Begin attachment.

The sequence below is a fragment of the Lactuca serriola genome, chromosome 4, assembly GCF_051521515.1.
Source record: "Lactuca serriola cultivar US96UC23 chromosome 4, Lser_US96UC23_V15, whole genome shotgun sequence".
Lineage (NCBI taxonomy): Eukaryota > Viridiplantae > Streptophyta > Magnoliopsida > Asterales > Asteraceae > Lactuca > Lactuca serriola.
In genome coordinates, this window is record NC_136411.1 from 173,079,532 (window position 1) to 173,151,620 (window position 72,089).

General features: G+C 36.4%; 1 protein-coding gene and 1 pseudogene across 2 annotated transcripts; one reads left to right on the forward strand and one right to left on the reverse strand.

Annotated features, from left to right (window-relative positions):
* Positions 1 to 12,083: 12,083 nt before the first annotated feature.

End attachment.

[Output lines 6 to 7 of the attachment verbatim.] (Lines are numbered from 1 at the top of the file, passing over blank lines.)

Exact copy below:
Annotated features, from left to right (window-relative positions):
* Positions 1 to 12,083: 12,083 nt before the first annotated feature.